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the Grade: A Title IX Curriculum
Raising the Grade
is a collection of fun and interesting activities that will strengthen
kindergartner through twelfth grader's abilities to work together effectively
across the diversity of gender, race, national origin, and disability.
Designed to be used throughout the learning period, on its own, as part
of a thematic unit, or across the curriculum, Raising the Grade
will help students recognize that they can take action to make gender
equity a reality in all areas of their lives.
NOTE: The following are excepts
and exercises from Raising the Grade, a curriculum
about Title IX available from WEEA. To order call 800-793-5076 or you
online. Code #2810, $17.00.
Despite gains . . . since
the enactment of Title IX, today males and females are
still limited in their educational choices by their gender.
Boys are much more likely to be awarded national, state,
and college scholarships, while girls are still severely
under-represented in most scientific and technical fields.
Research shows that many
of the so-called "innate" differences between
females and males are the result of adult interaction
with infants, children, and youth. Often unconsciously,
sexist attitudes and behaviors perpetuate stereotypes
about what girls and boys can do, and create systems that
do not equitably serve girls and boys.
Books, toys, comics, television, peers,
and well-meaning adults spell out gender stereotypes that
encourage boys to act one way and girls to act another.
Students need to discover early in their school years--and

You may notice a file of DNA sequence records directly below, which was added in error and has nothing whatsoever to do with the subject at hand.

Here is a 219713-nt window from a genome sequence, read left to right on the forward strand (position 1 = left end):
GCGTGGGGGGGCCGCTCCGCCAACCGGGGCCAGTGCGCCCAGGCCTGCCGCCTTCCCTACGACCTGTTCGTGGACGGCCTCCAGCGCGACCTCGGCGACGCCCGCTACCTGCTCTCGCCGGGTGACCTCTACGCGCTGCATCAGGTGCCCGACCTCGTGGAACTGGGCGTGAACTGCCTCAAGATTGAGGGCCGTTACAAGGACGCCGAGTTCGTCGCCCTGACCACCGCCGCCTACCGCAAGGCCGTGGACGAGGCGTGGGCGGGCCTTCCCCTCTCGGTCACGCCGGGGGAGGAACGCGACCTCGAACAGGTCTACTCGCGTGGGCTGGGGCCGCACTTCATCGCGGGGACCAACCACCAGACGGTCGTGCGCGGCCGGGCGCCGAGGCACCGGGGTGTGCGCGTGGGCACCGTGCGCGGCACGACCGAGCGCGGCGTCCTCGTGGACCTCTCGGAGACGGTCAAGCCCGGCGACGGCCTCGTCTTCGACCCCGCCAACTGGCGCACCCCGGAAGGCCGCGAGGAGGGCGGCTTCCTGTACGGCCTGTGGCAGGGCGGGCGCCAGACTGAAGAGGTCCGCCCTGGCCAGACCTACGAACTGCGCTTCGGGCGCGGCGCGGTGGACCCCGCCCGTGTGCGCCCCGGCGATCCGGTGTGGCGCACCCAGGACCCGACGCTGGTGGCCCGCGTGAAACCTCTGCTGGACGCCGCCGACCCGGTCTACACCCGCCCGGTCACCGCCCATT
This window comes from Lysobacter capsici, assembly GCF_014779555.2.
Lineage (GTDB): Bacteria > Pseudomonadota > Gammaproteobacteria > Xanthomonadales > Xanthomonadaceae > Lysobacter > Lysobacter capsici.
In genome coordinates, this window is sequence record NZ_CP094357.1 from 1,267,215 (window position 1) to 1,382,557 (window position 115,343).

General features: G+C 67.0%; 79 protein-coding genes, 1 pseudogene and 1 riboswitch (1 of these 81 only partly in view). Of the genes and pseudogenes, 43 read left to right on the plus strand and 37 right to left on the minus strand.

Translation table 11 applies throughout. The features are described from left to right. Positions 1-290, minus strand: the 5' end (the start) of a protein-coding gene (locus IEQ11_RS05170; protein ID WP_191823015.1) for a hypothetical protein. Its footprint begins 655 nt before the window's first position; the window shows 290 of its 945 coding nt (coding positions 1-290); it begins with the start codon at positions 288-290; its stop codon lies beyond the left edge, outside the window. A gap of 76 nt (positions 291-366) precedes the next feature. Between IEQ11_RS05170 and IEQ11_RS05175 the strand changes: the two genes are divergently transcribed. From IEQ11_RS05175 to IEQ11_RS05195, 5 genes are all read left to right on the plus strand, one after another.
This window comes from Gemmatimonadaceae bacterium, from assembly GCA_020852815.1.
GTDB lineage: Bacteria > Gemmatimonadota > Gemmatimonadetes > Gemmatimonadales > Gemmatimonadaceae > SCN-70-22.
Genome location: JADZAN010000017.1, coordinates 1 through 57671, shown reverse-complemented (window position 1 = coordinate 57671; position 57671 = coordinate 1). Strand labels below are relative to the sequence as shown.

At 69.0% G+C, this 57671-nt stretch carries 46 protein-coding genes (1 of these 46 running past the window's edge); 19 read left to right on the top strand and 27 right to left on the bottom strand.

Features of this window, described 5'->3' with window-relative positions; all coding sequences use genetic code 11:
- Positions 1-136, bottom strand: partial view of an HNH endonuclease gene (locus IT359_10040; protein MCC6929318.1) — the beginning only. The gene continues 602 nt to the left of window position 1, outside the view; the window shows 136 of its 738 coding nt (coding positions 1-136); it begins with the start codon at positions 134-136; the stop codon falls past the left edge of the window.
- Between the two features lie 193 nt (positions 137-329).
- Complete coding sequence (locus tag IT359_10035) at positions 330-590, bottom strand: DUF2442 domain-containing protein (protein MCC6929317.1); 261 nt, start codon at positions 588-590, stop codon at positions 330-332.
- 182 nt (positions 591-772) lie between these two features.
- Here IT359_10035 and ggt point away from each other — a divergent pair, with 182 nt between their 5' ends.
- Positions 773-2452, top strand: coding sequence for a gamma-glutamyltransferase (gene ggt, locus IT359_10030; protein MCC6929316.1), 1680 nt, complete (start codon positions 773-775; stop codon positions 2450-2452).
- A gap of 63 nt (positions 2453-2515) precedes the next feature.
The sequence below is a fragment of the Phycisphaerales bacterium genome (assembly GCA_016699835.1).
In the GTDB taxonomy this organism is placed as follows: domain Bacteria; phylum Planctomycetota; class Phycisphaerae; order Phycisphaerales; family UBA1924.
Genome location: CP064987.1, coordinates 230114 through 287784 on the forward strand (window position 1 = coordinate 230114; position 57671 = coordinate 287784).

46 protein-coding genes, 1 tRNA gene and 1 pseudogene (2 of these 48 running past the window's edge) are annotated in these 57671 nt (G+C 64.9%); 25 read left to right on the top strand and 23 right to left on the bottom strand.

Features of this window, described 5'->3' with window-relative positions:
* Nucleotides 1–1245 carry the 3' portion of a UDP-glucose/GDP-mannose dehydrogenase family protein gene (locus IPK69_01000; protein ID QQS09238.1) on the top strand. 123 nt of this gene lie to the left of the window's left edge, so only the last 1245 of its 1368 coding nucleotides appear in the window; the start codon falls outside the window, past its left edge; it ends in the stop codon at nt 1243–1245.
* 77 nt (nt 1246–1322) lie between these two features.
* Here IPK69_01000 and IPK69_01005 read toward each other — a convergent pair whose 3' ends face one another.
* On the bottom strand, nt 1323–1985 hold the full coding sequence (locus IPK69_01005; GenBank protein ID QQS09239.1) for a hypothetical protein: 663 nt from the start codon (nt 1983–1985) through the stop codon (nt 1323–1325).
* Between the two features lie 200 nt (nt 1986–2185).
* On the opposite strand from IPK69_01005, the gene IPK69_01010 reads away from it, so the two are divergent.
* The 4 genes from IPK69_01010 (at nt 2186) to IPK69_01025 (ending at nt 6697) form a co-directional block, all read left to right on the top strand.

have the knowledge reinforced frequently--that there is
no such thing as "masculine" knowledge or "feminine"
Gender bias has a negative impact, limiting
our expectations about abilities, interests, skills, and
temperament for each gender. Girls lose out in terms of
physical development, self-determination, and developing
independence. Boys are stifled in developing their communication
and relationship skills. It prevents our young people
from determining what is possible for them.
Is it likely that children entering kindergarten
now can expect to receive an education that will encourage
them to explore their interests and talents freely regardless
of gender? In middle school, will he be able to explain
why both males and females must acquire skills in math,
science, computers, technology, reading, and writing?
In high school, when thinking about the future, will her
expectations about the kinds of jobs she could choose
not be restricted by gender?
Goals of Raising
the Grade Curriculum
Every child must recognize
what gender stereotyping is, what causes it, and how it
affects people in their perceptions about their life options.
Raising the Grade is designed to help students
learn how to do the following:
- Develop a positive self-concept.
- Maintain a positive attitude about
their abilities to pursue academic, athletic, career
and other endeavors that interest them, without gender
- Exhibit positive attitudes about
the abilities of both genders.
- Associate freely with individuals
of both genders in the classroom.
- Identify and analyze personal, family,
and societal attitudes about men and women, gender-role
stereotypes and bias, and forms of sex discrimination.
- Define and identify strategies to
overcome role stereotyping, bias and discrimination
on the basis of sex, race, national origin, and disability.
- Identify various types of jobs as
possibilities for themselves and others regardless
- Identify and analyze the subtle
and not-so-subtle roles television and other media
play in life and career planning.
(Adapted from Gender Equity
Competencies for Ohio and the Wisconsin Model for Sex
Equity in Career and Vocational Education.)